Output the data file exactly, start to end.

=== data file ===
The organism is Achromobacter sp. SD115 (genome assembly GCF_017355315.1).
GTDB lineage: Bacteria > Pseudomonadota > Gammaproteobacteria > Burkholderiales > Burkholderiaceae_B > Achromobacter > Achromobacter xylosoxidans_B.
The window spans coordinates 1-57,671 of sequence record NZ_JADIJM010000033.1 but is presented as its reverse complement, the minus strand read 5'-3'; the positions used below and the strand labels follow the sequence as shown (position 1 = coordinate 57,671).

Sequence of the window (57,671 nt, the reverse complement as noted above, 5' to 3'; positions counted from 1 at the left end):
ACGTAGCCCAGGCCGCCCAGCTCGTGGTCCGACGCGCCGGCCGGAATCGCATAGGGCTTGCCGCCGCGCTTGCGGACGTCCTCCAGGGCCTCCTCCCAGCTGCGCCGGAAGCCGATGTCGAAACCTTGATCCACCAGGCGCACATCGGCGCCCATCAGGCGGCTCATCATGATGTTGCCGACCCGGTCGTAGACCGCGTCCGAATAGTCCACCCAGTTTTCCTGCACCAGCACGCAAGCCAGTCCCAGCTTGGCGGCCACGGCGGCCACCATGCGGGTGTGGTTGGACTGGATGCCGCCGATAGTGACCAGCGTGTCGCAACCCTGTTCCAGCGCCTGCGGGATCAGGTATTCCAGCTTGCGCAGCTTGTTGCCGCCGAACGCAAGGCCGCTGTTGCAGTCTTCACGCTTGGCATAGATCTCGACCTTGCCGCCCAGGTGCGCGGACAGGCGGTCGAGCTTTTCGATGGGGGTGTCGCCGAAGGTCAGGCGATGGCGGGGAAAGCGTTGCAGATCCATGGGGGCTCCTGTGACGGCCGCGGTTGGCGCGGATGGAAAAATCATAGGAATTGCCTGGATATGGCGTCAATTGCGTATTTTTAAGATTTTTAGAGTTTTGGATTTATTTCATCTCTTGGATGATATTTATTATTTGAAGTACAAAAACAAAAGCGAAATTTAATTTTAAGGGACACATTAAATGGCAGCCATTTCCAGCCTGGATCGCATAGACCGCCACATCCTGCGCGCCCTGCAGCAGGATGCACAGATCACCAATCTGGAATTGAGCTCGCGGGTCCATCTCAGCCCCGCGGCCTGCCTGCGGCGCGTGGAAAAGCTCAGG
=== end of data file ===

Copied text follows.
The organism is Achromobacter sp. SD115 (genome assembly GCF_017355315.1).
GTDB lineage: Bacteria > Pseudomonadota > Gammaproteobacteria > Burkholderiales > Burkholderiaceae_B > Achromobacter > Achromobacter xylosoxidans_B.
The window spans coordinates 1-57,671 of sequence record NZ_JADIJM010000033.1 but is presented as its reverse complement, the minus strand read 5'-3'; the positions used below and the strand labels follow the sequence as shown (position 1 = coordinate 57,671).

Sequence of the window (57,671 nt, the reverse complement as noted above, 5' to 3'; positions counted from 1 at the left end):
ACGTAGCCCAGGCCGCCCAGCTCGTGGTCCGACGCGCCGGCCGGAATCGCATAGGGCTTGCCGCCGCGCTTGCGGACGTCCTCCAGGGCCTCCTCCCAGCTGCGCCGGAAGCCGATGTCGAAACCTTGATCCACCAGGCGCACATCGGCGCCCATCAGGCGGCTCATCATGATGTTGCCGACCCGGTCGTAGACCGCGTCCGAATAGTCCACCCAGTTTTCCTGCACCAGCACGCAAGCCAGTCCCAGCTTGGCGGCCACGGCGGCCACCATGCGGGTGTGGTTGGACTGGATGCCGCCGATAGTGACCAGCGTGTCGCAACCCTGTTCCAGCGCCTGCGGGATCAGGTATTCCAGCTTGCGCAGCTTGTTGCCGCCGAACGCAAGGCCGCTGTTGCAGTCTTCACGCTTGGCATAGATCTCGACCTTGCCGCCCAGGTGCGCGGACAGGCGGTCGAGCTTTTCGATGGGGGTGTCGCCGAAGGTCAGGCGATGGCGGGGAAAGCGTTGCAGATCCATGGGGGCTCCTGTGACGGCCGCGGTTGGCGCGGATGGAAAAATCATAGGAATTGCCTGGATATGGCGTCAATTGCGTATTTTTAAGATTTTTAGAGTTTTGGATTTATTTCATCTCTTGGATGATATTTATTATTTGAAGTACAAAAACAAAAGCGAAATTTAATTTTAAGGGACACATTAAATGGCAGCCATTTCCAGCCTGGATCGCATAGACCGCCACATCCTGCGCGCCCTGCAGCAGGATGCACAGATCACCAATCTGGAATTGAGCTCGCGGGTCCATCTCAGCCCCGCGGCCTGCCTGCGGCGCGTGGAAAAGCTCAGG